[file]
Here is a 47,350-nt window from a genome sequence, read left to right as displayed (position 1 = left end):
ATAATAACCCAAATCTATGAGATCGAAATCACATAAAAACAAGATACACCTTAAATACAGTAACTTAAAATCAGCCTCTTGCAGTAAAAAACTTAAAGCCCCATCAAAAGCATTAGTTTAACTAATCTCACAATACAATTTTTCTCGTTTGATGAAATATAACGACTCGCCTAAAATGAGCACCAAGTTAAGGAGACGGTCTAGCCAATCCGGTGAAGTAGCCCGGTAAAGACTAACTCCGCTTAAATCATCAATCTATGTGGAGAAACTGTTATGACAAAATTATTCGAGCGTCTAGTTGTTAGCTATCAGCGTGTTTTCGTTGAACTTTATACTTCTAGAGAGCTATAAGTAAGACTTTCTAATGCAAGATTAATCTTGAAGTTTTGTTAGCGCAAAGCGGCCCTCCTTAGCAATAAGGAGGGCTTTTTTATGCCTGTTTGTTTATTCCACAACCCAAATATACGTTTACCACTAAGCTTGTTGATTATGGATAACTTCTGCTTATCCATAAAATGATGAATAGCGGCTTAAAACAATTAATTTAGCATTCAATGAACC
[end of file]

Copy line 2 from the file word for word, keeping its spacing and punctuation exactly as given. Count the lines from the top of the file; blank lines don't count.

ATAATAACCCAAATCTATGAGATCGAAATCACATAAAAACAAGATACACCTTAAATACAGTAACTTAAAATCAGCCTCTTGCAGTAAAAAACTTAAAGCCCCATCAAAAGCATTAGTTTAACTAATCTCACAATACAATTTTTCTCGTTTGATGAAATATAACGACTCGCCTAAAATGAGCACCAAGTTAAGGAGACGGTCTAGCCAATCCGGTGAAGTAGCCCGGTAAAGACTAACTCCGCTTAAATCATCAATCTATGTGGAGAAACTGTTATGACAAAATTATTCGAGCGTCTAGTTGTTAGCTATCAGCGTGTTTTCGTTGAACTTTATACTTCTAGAGAGCTATAAGTAAGACTTTCTAATGCAAGATTAATCTTGAAGTTTTGTTAGCGCAAAGCGGCCCTCCTTAGCAATAAGGAGGGCTTTTTTATGCCTGTTTGTTTATTCCACAACCCAAATATACGTTTACCACTAAGCTTGTTGATTATGGATAACTTCTGCTTATCCATAAAATGATGAATAGCGGCTTAAAACAATTAATTTAGCATTCAATGAACC